“Give me something that does not have to flow through your senses, because your senses are some of the worst data taking devices that exist, and modern science did not achieve maturity until we had instruments that either extended our senses or replaced them.”

Indeed, from the simplest microscope to the large hadron collider, it is impossible to imagine scientific progress without such instruments. But, if our senses are considered fallible as scientific instruments, what should we make of the mind we use to process and interpret this collected data? Human consciousness must be considered as unreliable as our senses, perhaps even more unreliable, as we know far less about the mind than we do about our sense organs.

This paradoxical reality is a serious issue for science: how can we study the human mind if the only tool we have at our disposal is the human mind itself?

In his book, Why Science Is Wrong, science podcaster Alex Tsakiris sums up the problem: “If my consciousness is more than my physical brain, then consciousness is the X-factor in every science experiment. It’s the asterisk in the footnotes that says, ‘We came as close as we could, but we had to leave out consciousness in order to make our numbers work.’”

Does Consciousness Exist Outside The Brain?

Part of this “consciousness problem” in scientific study is the “observer effect”: the theory that simply observing a situation or phenomenon necessarily changes that phenomenon. On a quantum level, physicists found that even passive observation of quantum phenomena can change the measured result, leading to the popular belief that a conscious mind can directly affect reality.

According to physicist John Wheeler, quantum mechanics implies that our observations of reality influence its unfolding. We live in a “participatory universe,” in which mind is as important as matter. Our belief in what is possible might actually create those possibilities, and it might reinforce the physical nature of our entire universe. If we do, in fact, co-create a shared consciousness, then our beliefs would necessarily influence our science.

Dan Siegel, a professor of psychiatry at UCLA School of Medicine, has argued for decades that we can not simply look inside the brain when trying to understand the mind: “I realized if someone asked me to define the coastline but insisted, is it the water or the sand, I would have to say the coast is both sand and sea,” says Siegel. “I started thinking, maybe the mind is like the coastline. Your thoughts, feelings, memories, attention, what you experience in this subjective world is part of mind.”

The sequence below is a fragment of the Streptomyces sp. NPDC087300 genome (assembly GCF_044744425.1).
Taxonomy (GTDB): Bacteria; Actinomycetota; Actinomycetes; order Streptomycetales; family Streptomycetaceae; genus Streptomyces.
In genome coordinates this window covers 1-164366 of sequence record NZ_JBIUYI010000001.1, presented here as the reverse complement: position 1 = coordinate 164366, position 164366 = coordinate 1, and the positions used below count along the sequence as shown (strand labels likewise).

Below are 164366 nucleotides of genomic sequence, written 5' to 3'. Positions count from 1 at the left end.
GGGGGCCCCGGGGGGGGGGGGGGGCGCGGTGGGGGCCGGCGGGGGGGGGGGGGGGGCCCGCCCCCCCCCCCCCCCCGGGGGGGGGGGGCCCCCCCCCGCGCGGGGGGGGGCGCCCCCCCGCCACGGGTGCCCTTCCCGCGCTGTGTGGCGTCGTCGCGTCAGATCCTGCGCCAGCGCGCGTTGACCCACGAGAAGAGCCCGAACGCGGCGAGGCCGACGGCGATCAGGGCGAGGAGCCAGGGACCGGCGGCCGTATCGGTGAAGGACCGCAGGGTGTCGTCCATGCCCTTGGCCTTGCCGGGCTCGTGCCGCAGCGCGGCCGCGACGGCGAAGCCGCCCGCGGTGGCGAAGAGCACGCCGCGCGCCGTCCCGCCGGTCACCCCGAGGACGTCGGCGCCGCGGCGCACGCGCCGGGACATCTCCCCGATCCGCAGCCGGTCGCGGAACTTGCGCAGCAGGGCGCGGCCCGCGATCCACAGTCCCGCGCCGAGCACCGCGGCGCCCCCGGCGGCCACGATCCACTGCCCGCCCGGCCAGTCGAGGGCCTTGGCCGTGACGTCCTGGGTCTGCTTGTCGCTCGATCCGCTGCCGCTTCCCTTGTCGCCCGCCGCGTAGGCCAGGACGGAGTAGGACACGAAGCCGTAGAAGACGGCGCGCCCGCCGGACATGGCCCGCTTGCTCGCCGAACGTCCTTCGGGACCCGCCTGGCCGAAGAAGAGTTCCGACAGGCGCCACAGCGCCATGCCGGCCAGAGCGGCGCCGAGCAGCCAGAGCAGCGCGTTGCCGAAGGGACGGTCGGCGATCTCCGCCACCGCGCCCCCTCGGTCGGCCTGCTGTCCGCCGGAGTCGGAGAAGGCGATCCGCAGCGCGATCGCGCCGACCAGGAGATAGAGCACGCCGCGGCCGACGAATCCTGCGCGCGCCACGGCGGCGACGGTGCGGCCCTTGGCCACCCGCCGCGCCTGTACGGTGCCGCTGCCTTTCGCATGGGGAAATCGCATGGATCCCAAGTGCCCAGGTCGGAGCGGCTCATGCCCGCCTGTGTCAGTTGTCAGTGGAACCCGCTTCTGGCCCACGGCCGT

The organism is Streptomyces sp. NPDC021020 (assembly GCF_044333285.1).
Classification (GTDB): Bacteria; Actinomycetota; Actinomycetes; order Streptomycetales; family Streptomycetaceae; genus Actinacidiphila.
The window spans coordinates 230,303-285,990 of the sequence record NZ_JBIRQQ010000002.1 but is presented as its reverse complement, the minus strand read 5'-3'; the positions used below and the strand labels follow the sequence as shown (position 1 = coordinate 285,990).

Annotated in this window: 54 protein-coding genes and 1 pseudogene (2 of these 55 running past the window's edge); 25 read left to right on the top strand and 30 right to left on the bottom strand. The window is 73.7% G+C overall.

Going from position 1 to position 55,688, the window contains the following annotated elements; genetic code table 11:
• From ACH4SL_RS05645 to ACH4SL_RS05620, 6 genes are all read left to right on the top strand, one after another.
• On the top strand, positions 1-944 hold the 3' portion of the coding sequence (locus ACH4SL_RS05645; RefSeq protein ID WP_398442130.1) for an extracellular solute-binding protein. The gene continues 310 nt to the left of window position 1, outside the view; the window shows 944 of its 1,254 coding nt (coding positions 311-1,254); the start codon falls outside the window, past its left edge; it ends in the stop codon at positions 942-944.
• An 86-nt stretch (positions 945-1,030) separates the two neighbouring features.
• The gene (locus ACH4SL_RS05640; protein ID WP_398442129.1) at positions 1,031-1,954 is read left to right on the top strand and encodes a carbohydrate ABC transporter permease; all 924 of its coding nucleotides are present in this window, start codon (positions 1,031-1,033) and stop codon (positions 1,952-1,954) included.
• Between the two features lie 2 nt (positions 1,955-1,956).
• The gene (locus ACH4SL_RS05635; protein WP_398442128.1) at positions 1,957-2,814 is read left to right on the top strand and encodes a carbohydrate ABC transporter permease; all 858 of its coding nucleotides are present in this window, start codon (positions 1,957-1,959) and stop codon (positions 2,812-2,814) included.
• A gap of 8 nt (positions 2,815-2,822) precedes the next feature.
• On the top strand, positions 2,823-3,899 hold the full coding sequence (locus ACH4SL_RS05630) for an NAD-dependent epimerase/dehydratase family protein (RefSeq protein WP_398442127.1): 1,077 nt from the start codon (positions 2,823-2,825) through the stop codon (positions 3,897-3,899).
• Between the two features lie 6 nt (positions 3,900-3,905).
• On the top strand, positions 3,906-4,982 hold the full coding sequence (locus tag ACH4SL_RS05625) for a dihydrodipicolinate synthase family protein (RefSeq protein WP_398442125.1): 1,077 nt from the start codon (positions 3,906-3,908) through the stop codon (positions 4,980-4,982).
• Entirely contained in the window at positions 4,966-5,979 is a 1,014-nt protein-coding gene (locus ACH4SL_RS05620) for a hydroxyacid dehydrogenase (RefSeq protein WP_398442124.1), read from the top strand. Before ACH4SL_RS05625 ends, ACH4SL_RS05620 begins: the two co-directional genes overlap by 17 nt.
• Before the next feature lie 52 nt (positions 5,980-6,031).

Those exploring the outer frontiers of consciousness study are willing to take this idea much, much further. Ervin Laszlo, PhD is one of many thinkers who proposes the idea of a cosmic consciousness, describing it as a web that connects the entire universe. This field manifests locally in the human brain, theoretically meaning that the brain is able to connect to the consciousness of the entire universe. He calls this deep dimension of consciousness the Akashic Field, borrowing the term from ancient Hindu philosophy. In support of this theory, he presents numerous case-studies of near-death experiences, after-death communication, and recollections of past lives.

Laszlo writes: “We are beginning to see the entire universe as a holographically interlinked network of energy and information. We, and all things in the universe, are non-locally connected with each other and with all other things in ways that are unfettered by the hitherto known limitations of space and time.”

Those “known limitations of space and time” are the border walls of materialist science, and in the last century, quantum mechanics has begun to tear that wall down, one brick at a time. Quantum entanglement proves that tiny particles can communicate instantaneously in defiance of our known rules governing space and time. Many have hypothesized that if these tiny particles can remain connected outside of standard physical means, than the entire universe is inherently connected, as Laszlo and others have suggested.  And while that may someday be proven true, we have barely scratched the surface when it comes to the quantum implications of the mind.

Although there is extensive evidence for non-local consciousness, it is rarely embraced by mainstream scientists because it can’t be measured using currently available technology, and that makes significant progress challenging. Accepting non-locality forces the rejection of a purely materialist worldview, and that is a huge disruption for our current scientific paradigm, which dominates consensus thinking on how we understand the world. Yet, the study of consciousness is slowly forcing materialistic science to admit it may not be able to explain everything.

As Nikola Tesla famously said, “The day science begins to study non-physical phenomena, it will make more progress in one decade than in all the previous centuries of its existence.” The study of human consciousness could be the motivating factor pushing us towards that new frontier.